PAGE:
Seven hundred elves from out the wood
Foul and grim they were
Down to the farmer's house they went
His meat and drink to share
There was a farmer in the west and there he chose his ground
He thought to spend the winter there and brought his hawk and hound
He brought with him both hound and cock alone he begged to stay
And all the dear that roamed the wood had 'cause to rue the day
He felled the oak, he felled the birch, the beech nor poplar spared
And much was grieved the sullen elves at what the stranger dared
He hewed him baulks and he hewed him beams with eager toil and haste
Then up and spake the woodland elves: "Who's come our wood to waste?"
Up and spake the biggest elf and grimly rolled his eyes:
"We'll march upon the farmer's house and hold on him assize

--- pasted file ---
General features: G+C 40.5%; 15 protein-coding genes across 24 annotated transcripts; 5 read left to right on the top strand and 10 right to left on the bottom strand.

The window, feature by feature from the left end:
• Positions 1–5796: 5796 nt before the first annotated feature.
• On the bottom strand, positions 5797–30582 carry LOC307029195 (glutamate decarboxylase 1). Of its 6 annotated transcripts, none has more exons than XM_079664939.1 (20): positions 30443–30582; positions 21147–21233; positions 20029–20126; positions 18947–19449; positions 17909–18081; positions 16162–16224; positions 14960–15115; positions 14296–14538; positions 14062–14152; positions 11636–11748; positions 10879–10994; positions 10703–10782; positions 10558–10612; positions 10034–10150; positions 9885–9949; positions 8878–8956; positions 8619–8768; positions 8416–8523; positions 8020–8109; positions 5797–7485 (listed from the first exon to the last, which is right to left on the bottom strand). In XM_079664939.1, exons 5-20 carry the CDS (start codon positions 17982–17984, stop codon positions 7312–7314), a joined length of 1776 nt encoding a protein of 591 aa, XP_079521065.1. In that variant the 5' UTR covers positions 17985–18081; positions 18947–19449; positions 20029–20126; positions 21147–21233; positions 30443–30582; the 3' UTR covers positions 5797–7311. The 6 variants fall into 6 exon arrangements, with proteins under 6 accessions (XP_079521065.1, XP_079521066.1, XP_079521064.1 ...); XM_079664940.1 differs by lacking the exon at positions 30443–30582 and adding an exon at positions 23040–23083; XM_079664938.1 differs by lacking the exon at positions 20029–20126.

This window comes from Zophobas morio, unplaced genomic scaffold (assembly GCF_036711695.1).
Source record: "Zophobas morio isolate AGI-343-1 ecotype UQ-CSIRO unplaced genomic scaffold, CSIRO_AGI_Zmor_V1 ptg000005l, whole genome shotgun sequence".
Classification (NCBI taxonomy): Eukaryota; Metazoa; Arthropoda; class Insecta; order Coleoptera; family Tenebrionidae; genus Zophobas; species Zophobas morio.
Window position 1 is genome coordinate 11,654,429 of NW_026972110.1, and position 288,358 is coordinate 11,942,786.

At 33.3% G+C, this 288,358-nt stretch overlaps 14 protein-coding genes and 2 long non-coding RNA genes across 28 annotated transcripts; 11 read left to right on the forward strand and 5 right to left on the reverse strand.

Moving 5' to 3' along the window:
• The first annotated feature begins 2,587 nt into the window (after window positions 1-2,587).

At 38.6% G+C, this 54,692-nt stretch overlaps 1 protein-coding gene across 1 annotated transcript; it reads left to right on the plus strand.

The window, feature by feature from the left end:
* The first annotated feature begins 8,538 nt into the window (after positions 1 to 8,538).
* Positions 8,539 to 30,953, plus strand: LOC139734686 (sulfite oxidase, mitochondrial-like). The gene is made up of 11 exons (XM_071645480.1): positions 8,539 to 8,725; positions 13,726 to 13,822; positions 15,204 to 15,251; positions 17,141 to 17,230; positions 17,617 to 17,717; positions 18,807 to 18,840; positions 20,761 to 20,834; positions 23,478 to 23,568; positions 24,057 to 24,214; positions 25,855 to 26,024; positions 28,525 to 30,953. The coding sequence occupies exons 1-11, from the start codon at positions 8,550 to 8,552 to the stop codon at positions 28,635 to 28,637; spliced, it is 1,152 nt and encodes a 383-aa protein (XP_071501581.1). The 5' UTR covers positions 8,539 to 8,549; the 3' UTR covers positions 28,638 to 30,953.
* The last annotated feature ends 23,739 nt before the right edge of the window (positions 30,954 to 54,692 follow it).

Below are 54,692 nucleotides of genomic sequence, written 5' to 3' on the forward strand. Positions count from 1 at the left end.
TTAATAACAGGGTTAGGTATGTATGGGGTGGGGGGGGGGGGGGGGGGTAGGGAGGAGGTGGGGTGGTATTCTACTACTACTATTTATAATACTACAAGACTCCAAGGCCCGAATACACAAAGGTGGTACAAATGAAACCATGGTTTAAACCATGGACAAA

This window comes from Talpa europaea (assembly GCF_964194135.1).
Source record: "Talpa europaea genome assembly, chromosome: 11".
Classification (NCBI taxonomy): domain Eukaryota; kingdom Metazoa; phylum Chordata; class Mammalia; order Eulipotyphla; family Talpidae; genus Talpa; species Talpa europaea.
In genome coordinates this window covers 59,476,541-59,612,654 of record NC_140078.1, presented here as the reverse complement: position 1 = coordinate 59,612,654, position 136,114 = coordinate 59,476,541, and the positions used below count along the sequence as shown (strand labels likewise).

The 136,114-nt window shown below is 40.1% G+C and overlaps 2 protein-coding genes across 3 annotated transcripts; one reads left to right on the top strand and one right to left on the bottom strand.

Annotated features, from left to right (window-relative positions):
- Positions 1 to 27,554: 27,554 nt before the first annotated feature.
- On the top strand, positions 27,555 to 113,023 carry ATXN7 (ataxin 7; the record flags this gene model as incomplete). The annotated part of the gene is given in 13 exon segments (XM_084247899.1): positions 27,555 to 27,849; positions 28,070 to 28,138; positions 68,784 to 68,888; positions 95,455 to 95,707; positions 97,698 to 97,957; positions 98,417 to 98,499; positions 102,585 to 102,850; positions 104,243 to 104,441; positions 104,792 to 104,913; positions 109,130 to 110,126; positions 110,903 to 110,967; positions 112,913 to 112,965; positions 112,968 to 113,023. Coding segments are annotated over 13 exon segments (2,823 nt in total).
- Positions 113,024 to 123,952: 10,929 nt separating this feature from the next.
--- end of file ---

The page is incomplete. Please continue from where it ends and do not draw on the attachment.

He's knocking down both wood and bower, he shows us great distain
We'll make him rue the day he was born and taste of shame and pain."
All the elves from out the wood began to dance and spring
And marched towards the farmer's house their lengthy tails to swing
The farmer from his window looked and quickly crossed his breast
"Oh woe is me," the farmer cried, "The elves will be my guests."
In every nook he made a cross and all about the room
And off flew many a frightened elf back to his forest gloom
Some flew to the east, some flew to the west, some flew to the north away
And some flew down the deep ravine and there forever stay